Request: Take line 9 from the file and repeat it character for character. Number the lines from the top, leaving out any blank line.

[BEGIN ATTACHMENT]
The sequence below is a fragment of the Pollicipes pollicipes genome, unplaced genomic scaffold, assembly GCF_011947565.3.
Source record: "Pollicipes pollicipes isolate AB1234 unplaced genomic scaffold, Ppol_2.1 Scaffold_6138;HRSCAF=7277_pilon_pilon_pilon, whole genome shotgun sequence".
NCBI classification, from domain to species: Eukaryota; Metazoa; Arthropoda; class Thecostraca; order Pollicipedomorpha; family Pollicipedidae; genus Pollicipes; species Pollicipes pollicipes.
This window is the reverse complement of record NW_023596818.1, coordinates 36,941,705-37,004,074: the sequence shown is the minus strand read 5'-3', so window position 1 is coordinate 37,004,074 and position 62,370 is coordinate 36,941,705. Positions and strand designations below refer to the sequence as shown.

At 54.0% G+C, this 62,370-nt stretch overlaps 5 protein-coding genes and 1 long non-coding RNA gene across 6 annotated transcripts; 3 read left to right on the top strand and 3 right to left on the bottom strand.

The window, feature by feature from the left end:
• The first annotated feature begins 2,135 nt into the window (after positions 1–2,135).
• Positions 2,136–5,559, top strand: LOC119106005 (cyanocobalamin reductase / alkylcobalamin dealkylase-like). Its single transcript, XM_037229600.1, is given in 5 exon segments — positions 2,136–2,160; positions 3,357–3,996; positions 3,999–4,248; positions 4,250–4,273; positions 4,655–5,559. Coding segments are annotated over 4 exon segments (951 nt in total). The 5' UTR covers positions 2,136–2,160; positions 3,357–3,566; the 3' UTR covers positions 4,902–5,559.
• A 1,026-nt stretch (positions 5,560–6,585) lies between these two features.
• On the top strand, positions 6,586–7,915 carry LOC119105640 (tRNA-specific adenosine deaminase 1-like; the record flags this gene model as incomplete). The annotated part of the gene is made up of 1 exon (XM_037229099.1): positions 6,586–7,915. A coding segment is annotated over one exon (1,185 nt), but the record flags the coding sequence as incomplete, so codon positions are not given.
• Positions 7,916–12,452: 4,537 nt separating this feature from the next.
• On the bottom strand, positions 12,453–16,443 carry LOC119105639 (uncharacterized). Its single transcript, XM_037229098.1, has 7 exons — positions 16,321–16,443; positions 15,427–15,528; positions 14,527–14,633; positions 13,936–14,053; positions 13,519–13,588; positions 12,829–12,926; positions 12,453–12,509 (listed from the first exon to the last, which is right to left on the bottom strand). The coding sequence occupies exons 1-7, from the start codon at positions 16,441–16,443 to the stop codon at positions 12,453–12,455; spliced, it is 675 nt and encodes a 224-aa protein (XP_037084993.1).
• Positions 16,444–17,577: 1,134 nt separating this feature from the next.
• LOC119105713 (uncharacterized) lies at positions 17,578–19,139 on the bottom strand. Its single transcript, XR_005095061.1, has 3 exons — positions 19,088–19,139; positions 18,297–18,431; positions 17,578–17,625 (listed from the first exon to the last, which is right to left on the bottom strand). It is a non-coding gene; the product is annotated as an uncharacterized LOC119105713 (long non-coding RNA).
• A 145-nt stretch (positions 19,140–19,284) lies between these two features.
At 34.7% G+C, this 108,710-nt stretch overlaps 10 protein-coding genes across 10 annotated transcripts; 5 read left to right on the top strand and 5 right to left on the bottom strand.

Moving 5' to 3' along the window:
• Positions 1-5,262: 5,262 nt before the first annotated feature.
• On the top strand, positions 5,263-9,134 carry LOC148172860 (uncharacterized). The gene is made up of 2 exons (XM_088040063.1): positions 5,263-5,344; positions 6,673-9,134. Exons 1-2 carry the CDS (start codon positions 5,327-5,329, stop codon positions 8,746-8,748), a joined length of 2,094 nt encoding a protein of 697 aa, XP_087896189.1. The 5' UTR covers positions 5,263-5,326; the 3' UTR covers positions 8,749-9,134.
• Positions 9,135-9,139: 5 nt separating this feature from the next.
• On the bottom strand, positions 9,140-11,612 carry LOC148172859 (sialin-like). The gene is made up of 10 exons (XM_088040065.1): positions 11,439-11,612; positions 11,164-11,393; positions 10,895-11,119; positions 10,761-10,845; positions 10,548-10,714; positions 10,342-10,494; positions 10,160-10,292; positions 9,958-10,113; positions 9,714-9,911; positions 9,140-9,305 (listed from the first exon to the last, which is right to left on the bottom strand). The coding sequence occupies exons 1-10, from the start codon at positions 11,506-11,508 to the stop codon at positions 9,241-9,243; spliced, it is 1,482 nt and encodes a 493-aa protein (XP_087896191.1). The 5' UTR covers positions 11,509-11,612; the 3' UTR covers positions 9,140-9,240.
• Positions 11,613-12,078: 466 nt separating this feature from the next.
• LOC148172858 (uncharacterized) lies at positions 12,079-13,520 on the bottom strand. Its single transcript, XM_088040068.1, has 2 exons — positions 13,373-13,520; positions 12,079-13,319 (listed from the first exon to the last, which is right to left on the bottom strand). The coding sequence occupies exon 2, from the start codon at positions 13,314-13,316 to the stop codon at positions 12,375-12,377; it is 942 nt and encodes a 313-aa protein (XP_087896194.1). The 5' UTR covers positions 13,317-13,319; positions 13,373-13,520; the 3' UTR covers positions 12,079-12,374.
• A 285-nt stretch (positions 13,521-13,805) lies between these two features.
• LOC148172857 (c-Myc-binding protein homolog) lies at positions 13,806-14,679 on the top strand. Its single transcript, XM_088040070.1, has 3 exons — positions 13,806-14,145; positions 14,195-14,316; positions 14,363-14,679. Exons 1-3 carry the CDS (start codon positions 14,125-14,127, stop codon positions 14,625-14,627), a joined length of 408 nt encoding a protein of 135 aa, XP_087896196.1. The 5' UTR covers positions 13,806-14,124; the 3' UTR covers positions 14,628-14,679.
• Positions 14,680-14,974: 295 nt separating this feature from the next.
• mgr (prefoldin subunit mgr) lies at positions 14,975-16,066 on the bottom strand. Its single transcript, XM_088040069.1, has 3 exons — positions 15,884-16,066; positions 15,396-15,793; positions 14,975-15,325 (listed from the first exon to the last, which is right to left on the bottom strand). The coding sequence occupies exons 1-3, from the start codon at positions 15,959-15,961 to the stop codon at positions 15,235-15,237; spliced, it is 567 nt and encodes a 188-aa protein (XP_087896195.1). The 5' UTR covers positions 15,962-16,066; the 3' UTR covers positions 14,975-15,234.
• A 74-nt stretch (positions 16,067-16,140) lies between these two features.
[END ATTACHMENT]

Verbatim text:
• A 1,026-nt stretch (positions 5,560–6,585) lies between these two features.